The Random Comic Strip

The Random Comic Strip

Words to live by...

"How beautiful it is to do nothing, and to rest afterward."

[Spanish Proverb]

Ius luxuriae publice datum est

(The right to looseness has been officially given)

"Everyone carries a part of society on his shoulders," wrote Ludwig von Mises, "no one is relieved of his share of responsibility by others. And no one can find a safe way for himself if society is sweeping towards destruction. Therefore everyone, in his own interest, must thrust himself vigorously into the intellectual battle."

Apparently, the crossword puzzle that disappeared from the blog, came back.

Friday, December 11, 2009

Let's Just Call This "Untitled"

The only reason I am writing this is because I committed myself to writing something each day. And I really don't do that anymore because I have exempted Sundays. But if I exempt any more, I'm afraid I'll stop writing all together. So I am writing this.

Whatever this is.

You see, I have no subject, no theme, no notion of what it is I want to write about. But there must be something or why bother? Well, there's the matter of discipline. Of the kind that does not require silk whips, and at least one scantily leather clad woman with dark hair and flashing eyes and... A little self-discipline is a good trait to have, to exercise.

I was taught this by Miss Grossman, my first ninth grade English teacher. She had a rule, homework would be one third of our grade. I, of course, rebelled. I had nothing special against the rule, mind you, it's just that I was 14 and liked rebelling. I argued my point, which was pretty simple, I thought, and logical.

I got A's and a few B's on tests and quizzes, never lower. I turned in any classwork and this, too, received similar grades. I saw no purpose in homework which merely repeated what was clearly knowledge that I already had.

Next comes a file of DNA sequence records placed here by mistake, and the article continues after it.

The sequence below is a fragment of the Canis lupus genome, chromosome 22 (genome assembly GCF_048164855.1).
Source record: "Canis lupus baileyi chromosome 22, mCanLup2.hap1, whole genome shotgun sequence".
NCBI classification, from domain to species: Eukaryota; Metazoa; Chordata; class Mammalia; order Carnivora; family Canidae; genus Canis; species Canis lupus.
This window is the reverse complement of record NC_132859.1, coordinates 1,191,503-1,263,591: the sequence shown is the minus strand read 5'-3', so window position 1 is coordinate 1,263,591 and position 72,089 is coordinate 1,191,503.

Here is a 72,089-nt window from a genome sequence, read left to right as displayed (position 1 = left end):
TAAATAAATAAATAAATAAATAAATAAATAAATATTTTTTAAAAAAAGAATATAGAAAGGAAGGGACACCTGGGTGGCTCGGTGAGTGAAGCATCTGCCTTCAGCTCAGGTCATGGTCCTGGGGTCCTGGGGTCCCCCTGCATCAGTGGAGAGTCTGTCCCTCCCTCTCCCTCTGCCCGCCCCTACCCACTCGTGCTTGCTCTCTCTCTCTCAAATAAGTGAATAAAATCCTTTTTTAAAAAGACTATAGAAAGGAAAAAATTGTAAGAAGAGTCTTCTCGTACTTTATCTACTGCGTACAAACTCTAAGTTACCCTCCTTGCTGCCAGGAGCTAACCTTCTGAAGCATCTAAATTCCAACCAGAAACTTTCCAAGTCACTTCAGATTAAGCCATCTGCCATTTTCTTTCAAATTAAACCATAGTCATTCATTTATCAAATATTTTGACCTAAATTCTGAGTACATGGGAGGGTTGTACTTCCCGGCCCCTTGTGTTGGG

Miss Grossman was adamant. She said it reinforced that knowledge.

I countered that the test scores proved that I had no need for reinforcement. I argued that homework could actually be detrimental and impede learning. Consider, I said, the student who failed to grasp the concepts then went on and repeated the misconception in his homework. He would now have reinforced his errors and hurt his grades in the process. Yes, it would lead to correction but not immediately. And the students like myself, who did not misconstrue the lessons, would merely be repeating what would be boring. Thus, turning us against any interest the subject might pique otherwise.

She then posited her strongest argument...

It would be a third of my grade and averaging solid A's for all other work against the Zeroes I would get for homework not turned in would result in a, at best, score of 66.6% and that was just below the minimum passing grade of 67% at that time in scholastic history.

I took ninth grade English twice.

And I thought I was smart.

Silly me.

But I still think Miss Grossman would have looked great in thigh high, shiny, leather boots.


Fragrant Liar said...

Yup, once you start writing, even if the first paragraphs are crap, the stuff starts taking on a life of its own. That's why you bother.

Michael said...

I would've blown her mind with my radical viewpoints in my homework. Teachers/education systems are ridiculous - but I want to show them I can go way beyond the level of competence they expect of me.

But nice try, though. I'd buy your argument.

Do you hate it too?
"If you're going through Hell, keep going."
Holy Holism!

Fragrant Liar said...

Yup, once you start writing, even if the first paragraphs are crap, the stuff starts taking on a life of its own. That's why you bother.